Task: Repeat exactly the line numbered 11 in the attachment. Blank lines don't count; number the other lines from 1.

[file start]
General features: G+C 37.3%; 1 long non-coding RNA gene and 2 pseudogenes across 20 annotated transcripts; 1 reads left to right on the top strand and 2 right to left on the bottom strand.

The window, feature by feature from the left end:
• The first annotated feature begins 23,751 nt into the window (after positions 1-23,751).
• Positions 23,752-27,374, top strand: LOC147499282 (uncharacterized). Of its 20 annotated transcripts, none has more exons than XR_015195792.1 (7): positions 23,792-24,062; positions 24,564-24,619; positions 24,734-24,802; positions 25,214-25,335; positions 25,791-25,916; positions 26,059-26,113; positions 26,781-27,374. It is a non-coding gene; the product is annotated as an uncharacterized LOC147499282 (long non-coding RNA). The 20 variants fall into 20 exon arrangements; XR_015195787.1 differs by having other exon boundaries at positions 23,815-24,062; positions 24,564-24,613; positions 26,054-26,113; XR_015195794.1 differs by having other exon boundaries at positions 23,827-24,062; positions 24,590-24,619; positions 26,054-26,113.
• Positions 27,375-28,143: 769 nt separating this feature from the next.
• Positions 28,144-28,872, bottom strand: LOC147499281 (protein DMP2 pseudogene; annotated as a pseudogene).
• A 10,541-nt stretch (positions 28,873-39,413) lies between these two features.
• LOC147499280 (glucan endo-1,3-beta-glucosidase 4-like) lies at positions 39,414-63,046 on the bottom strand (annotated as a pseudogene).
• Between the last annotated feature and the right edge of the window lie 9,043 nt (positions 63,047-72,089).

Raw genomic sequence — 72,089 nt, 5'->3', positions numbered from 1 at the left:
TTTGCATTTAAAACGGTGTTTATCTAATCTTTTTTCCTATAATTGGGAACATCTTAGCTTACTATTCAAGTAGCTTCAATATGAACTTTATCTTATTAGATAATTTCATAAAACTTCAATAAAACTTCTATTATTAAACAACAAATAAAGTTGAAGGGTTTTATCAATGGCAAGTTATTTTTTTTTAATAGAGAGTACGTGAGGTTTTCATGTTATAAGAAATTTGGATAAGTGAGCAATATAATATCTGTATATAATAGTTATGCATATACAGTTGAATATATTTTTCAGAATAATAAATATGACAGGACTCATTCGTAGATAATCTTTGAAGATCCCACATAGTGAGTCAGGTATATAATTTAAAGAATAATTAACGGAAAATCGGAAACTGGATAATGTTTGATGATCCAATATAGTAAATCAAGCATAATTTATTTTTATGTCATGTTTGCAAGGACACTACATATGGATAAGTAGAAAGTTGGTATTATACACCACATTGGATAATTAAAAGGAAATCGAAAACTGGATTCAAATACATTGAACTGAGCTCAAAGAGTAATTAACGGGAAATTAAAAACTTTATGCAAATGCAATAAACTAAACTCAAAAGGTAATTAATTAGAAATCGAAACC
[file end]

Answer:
TTTGCATTTAAAACGGTGTTTATCTAATCTTTTTTCCTATAATTGGGAACATCTTAGCTTACTATTCAAGTAGCTTCAATATGAACTTTATCTTATTAGATAATTTCATAAAACTTCAATAAAACTTCTATTATTAAACAACAAATAAAGTTGAAGGGTTTTATCAATGGCAAGTTATTTTTTTTTAATAGAGAGTACGTGAGGTTTTCATGTTATAAGAAATTTGGATAAGTGAGCAATATAATATCTGTATATAATAGTTATGCATATACAGTTGAATATATTTTTCAGAATAATAAATATGACAGGACTCATTCGTAGATAATCTTTGAAGATCCCACATAGTGAGTCAGGTATATAATTTAAAGAATAATTAACGGAAAATCGGAAACTGGATAATGTTTGATGATCCAATATAGTAAATCAAGCATAATTTATTTTTATGTCATGTTTGCAAGGACACTACATATGGATAAGTAGAAAGTTGGTATTATACACCACATTGGATAATTAAAAGGAAATCGAAAACTGGATTCAAATACATTGAACTGAGCTCAAAGAGTAATTAACGGGAAATTAAAAACTTTATGCAAATGCAATAAACTAAACTCAAAAGGTAATTAATTAGAAATCGAAACC